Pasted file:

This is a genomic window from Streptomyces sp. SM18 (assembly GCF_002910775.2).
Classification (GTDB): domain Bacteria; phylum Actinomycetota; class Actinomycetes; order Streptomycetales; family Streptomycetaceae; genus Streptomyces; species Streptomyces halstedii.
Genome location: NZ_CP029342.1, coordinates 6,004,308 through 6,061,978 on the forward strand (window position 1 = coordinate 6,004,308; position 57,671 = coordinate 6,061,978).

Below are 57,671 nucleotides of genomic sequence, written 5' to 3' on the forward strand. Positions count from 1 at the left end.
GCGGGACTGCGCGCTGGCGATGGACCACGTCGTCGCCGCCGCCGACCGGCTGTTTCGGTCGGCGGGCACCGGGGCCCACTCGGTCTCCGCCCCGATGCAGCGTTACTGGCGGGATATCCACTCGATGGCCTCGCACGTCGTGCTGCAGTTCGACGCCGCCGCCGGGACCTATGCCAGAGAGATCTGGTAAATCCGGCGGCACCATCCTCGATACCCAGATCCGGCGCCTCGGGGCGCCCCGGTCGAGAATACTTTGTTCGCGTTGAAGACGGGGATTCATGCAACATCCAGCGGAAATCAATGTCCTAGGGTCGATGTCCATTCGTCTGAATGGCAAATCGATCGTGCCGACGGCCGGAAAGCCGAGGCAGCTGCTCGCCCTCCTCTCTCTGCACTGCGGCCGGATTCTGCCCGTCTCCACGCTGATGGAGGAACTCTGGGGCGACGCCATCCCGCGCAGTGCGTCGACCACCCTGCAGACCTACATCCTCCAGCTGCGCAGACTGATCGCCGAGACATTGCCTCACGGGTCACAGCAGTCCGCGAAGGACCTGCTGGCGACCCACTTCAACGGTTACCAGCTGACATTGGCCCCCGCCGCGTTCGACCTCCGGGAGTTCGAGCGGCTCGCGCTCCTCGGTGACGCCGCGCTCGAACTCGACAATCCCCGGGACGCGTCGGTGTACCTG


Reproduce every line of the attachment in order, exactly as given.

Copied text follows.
This is a genomic window from Streptomyces sp. SM18 (assembly GCF_002910775.2).
Classification (GTDB): domain Bacteria; phylum Actinomycetota; class Actinomycetes; order Streptomycetales; family Streptomycetaceae; genus Streptomyces; species Streptomyces halstedii.
Genome location: NZ_CP029342.1, coordinates 6,004,308 through 6,061,978 on the forward strand (window position 1 = coordinate 6,004,308; position 57,671 = coordinate 6,061,978).

Below are 57,671 nucleotides of genomic sequence, written 5' to 3' on the forward strand. Positions count from 1 at the left end.
GCGGGACTGCGCGCTGGCGATGGACCACGTCGTCGCCGCCGCCGACCGGCTGTTTCGGTCGGCGGGCACCGGGGCCCACTCGGTCTCCGCCCCGATGCAGCGTTACTGGCGGGATATCCACTCGATGGCCTCGCACGTCGTGCTGCAGTTCGACGCCGCCGCCGGGACCTATGCCAGAGAGATCTGGTAAATCCGGCGGCACCATCCTCGATACCCAGATCCGGCGCCTCGGGGCGCCCCGGTCGAGAATACTTTGTTCGCGTTGAAGACGGGGATTCATGCAACATCCAGCGGAAATCAATGTCCTAGGGTCGATGTCCATTCGTCTGAATGGCAAATCGATCGTGCCGACGGCCGGAAAGCCGAGGCAGCTGCTCGCCCTCCTCTCTCTGCACTGCGGCCGGATTCTGCCCGTCTCCACGCTGATGGAGGAACTCTGGGGCGACGCCATCCCGCGCAGTGCGTCGACCACCCTGCAGACCTACATCCTCCAGCTGCGCAGACTGATCGCCGAGACATTGCCTCACGGGTCACAGCAGTCCGCGAAGGACCTGCTGGCGACCCACTTCAACGGTTACCAGCTGACATTGGCCCCCGCCGCGTTCGACCTCCGGGAGTTCGAGCGGCTCGCGCTCCTCGGTGACGCCGCGCTCGAACTCGACAATCCCCGGGACGCGTCGGTGTACCTG